Editor’s [re]Marks
by Drew Vass
May 4th, 2020

Why Door and Window Companies are Suited for COVID-19

It feels like a risky time for pep talks. And who can fault anyone for wanting to hurl something at someone trying to shed any positive light in the current situation. But anyone who knows me will tell you I’m a pragmatic optimist.

I can understand why some folks are reluctant to receive a pat on the tush when we’re all limping onto a broken playing field. At the same time, I’d be remiss if I didn’t share some of my recent thoughts for why I think doors and windows are better suited to the “COVID Economy” than a lot of other industries.

And I’m not alone. Several experts suggested to me lately that this sector might be a silver lining for remodeling in the months ahead. In one of our recent podcast episodes, Todd Tamalak, senior vice president at John Burns Real Estate Consulting, said if his company was a hedge fund looking to buy one category and short another, “I would want to be an owner of windows and doors, versus some other categories.” Why? He said his company sees in its data some really positive things that it doesn’t see in other areas. I, too, see some positives—or at least some advantages.

First, door and window contractors that are lead-safe certified are already stocked and trained at using things like containment barriers, masks, gloves and full protective suits, as well as are experts at cleaning. By applying some of those same practices, they can help to place homeowners’ minds at ease, while also protecting employees. Aside from painters who use similar equipment for spray applicators, I can’t imagine what other home improvement sector is immediately suited to provide those assurances.

On the other hand, I think we can all agree that showing up to a sales meeting in the same getup probably isn’t going to help matters. And I’d be last to suggest that we allow homeowners to take their own measurements (heck, I laughed when one of our guests on a recent podcast suggested that even letting salespeople take final measurements is risky), but there are plenty of new technologies that are more than capable of getting the ball rolling. Several months ago, I test drove a mobile app that allows you to take photos of your home to automatically identify fenestration and perform ancillary measurements; it even allows you to browse product catalogues to see what various products look like through augmented reality. Is it perfect enough to measure down to ¼-inch? Of course not. But I was impressed by its accuracy for rough measurements. With lidar being added to the latest mobile devices, my guess is that it’s only a matter of time before those technologies are incorporated into the process. When that happens, who’s to say that homeowners can’t provide measurements? By introducing potential customers to these tools, the next step in the sales process becomes that much easier.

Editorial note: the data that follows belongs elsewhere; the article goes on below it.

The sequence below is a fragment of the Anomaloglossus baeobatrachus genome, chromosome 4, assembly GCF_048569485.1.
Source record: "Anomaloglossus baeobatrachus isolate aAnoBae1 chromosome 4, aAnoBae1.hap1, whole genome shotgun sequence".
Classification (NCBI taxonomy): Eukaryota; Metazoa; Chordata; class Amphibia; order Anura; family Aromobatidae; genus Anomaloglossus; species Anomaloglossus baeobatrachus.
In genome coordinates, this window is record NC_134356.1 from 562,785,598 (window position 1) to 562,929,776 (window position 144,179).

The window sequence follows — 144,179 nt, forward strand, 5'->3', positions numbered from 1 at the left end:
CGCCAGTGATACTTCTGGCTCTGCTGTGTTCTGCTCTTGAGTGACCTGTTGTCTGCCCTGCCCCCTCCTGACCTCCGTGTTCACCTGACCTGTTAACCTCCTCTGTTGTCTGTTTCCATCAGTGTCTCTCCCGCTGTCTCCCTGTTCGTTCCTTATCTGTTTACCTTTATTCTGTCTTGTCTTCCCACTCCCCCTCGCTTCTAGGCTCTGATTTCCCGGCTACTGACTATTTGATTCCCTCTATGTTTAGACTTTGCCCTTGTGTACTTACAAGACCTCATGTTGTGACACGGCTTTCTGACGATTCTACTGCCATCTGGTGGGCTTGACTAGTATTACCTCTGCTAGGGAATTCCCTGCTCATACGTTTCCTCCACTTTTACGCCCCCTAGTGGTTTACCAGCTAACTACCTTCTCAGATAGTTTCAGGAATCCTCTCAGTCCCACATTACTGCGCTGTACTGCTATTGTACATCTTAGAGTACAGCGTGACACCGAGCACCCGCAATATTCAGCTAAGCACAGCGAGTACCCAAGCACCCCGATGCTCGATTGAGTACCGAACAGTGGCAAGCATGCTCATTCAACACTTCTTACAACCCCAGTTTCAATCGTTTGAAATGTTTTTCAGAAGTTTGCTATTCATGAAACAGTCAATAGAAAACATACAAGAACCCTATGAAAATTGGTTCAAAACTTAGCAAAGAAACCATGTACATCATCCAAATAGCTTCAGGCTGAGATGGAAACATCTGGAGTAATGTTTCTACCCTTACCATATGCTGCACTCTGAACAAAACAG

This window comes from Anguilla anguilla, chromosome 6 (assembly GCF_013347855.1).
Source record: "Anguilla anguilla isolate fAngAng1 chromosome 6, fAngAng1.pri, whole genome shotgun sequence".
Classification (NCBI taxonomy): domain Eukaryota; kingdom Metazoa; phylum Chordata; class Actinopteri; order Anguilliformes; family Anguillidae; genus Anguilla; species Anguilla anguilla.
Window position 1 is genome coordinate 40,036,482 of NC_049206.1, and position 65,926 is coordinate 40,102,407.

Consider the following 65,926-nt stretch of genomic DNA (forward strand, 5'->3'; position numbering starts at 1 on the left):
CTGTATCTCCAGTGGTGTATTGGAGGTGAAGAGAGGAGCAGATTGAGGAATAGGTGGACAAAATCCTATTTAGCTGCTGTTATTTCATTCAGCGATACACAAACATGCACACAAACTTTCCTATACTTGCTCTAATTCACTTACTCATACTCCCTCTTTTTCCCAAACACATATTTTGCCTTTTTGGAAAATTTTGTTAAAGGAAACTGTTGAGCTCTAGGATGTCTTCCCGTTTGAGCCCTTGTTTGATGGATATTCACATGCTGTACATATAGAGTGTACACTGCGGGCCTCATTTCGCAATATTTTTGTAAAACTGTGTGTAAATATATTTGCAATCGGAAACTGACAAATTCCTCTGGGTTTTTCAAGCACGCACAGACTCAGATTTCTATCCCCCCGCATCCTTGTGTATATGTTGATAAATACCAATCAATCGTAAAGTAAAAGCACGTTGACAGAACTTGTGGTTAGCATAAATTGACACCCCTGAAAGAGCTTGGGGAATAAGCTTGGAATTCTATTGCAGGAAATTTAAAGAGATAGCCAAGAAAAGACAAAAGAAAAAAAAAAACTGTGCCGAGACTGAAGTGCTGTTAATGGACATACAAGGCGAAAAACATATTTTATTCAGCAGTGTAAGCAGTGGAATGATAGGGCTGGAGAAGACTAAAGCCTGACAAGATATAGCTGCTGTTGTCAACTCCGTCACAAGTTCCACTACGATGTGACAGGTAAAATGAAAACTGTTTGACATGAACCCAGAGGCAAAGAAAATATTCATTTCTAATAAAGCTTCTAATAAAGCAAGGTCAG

Lastly, for those customers who just don’t feel comfortable with purchasing something like windows without at least opening, closing and tilting them (and I’m darn sure one of them), I would argue that those people aren’t likely to arrive in droves the way they do for other areas of retail. Let’s be honest, the odds of a dozen customers storming most door and window showrooms at 10 a.m. on a Tuesday aren’t high. For this reason, it makes perfect sense to block off times for white glove (or white mask) VIP appointments.

Maybe I’m seeing the glass as half full (because I always do). And maybe that irritates a handful of people, who rightfully argue that I’m not the one trying to sell doors and windows. But from my perspective, what other sector of the home improvement industry is immediately suited to work its way through this situation?

Speaking of annoyances—whether it’s a podcast episode, a phone call, or an email, my sign off for just about everything these days is: “Stay safe and well.” And I keep thinking, “I bet people are sick of me saying that.” But every time I say it, it’s genuine. I am thinking of that person or that company, and truly wishing it.

On that note, maybe I need to stop worrying about how we’re all perceiving things these days and just stick with it. So please: Stay safe and well.

We’ll all get through this together.

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